"And have the Japanese invade America the next day, with our luck. No, could you just--come here?" Hilary suggested, softening entirely and then--remembering the open window at her back--was on the bed at his side before he could even get out from under the blanket. "I'm getting used to it," she confessed, shoulders hunching under his arm. "That's the worst thing, having to be just resigned to the job being this way, because it's like that for every woman I know who wears a uniform, honorary or otherwise. It isn't all the men, but there's an awful lot of them who still think war's a man's game and no one else's, and it gets so damned tiring having to be afraid of the people on one's own side. And I feel like it ought not to be a pleasant surprise, being alone with you and being treated decently by a man for once--but I'm getting used to it, that's what I was saying. It was ghastly at first, Evans, but I'd barely even been thinking about it until you asked."
"You're writing a column at me," Jerry observed, warm and quiet.
Inexplicably, Hilary loved him a jot more than ever for noticing. "Well, what good are you, if not for that?" she demanded, and was startled when he smiled--a genuine smile, this time.
"You could quit," he pointed out. "Not that I endorse such a thing, because then I'd be the one stuck with you moping about and whipping yourself endlessly over it, but if you really felt the need you could."
Hilary wavered back towards annoyance and made a deliberate decision, for once, to take the sentiment in the spirit in which it was meant. "If flying Hurricanes into combat were dangerous, would you still do it?"
That got a full laugh out of him, which--seeing as it was Jerry who was meant to be cheering her up--shouldn't have felt like quite such an accomplishment. "I'd like to see you stop me."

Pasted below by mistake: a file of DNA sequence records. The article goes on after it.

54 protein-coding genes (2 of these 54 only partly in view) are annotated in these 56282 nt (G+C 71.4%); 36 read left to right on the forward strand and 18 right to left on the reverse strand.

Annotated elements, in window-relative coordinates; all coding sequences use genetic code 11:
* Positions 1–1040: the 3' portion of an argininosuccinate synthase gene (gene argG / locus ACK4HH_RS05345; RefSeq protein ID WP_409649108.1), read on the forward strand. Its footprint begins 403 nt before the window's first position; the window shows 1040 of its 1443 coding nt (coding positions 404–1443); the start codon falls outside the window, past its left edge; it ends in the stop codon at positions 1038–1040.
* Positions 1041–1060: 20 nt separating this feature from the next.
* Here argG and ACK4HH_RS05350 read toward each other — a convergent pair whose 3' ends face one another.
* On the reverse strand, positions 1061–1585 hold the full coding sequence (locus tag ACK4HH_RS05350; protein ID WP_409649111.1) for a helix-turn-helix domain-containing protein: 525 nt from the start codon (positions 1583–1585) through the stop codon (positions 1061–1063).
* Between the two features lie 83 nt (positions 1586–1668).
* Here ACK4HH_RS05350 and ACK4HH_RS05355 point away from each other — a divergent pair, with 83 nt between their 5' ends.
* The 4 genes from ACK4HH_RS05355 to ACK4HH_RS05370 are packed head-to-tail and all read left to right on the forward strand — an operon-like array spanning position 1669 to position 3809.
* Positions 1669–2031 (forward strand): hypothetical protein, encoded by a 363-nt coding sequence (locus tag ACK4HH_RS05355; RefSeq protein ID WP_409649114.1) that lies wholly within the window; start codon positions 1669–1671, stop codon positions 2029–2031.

Hilary stretched her legs back out, draping them over his. "Then you see my problem."
"I'm afraid I do." He looked down at her thoughtfully for a moment. "I don't suppose you'd believe me if I promised everything was going to be fine?"
Hilary shook her head. "I appreciate the effort, but--no, Jerry, nothing is fine. I can't imagine how it ever will be."
"You're here." Jerry kissed her temple. "That's not just fine, that's /marvelous/, so surely there's hope yet for a few things in the world."
Hilary let out a shuddering laugh, comforted despite her best efforts. "You're mad," she said, resigned. "You're quite mad, but I can't fault your logic there, so I suppose I love you anyway."
It occurred to her too late that this might not have been as harmless a joke as it might once have been, but if it stung, Jerry said nothing about it, and with her head on his shoulder she couldn't see his face. "I'd like you to take my sidearm," he said instead.
"Why?" Hilary blinked; if she had expected any response, that had not been it. "To protect me, or to make you feel better?"
"Both, damn you." His fingers closed around a spare fold of her bathrobe. "It's my own gun, not part of the official kit, so I can dispose of it as I please. And anyway, I've got an expensive aeroplane to protect me, and you've got a patch on your shoulder. It seems a bit out of balance somehow. You can shoot, can't you?"
"You know perfectly well I can." Hilary nodded. "All right, I suppose it can't hurt anything--if you're sure you haven't any silk scarves you'd rather tie around my arm."
"I'll see about one of those, but have the revolver all the same."
"Just as long as you get yourself a new one; I doubt my noncombatant patch is likely to explode and drop me into enemy territory any time soon." Hilary sank back more heavily against him. It was taking a conscious effort not to dwell quite so much on the outside world, to focus instead on the fact that she loved Jerry and he her and they had each other, for the next few days at least; but her mind was beginning at last to settle back down. "Tell me something," she suggested.
"Anything." Jerry was warm and familiar at her side, still bent towards her, still trying to be comforting. "Ask away."
"That's what I meant--tell me anything." It was an awkward way to encourage confidence, perhaps, but Hilary worried; she worried because even if Jerry had escaped physical injury for two years he could not possibly have escaped other kinds of hurt, and because stoicism was so atypical of the man she'd married that the prospect of him closing things off from her was outright frightening. "It's only fair, since I've talked up my own problems so thoroughly."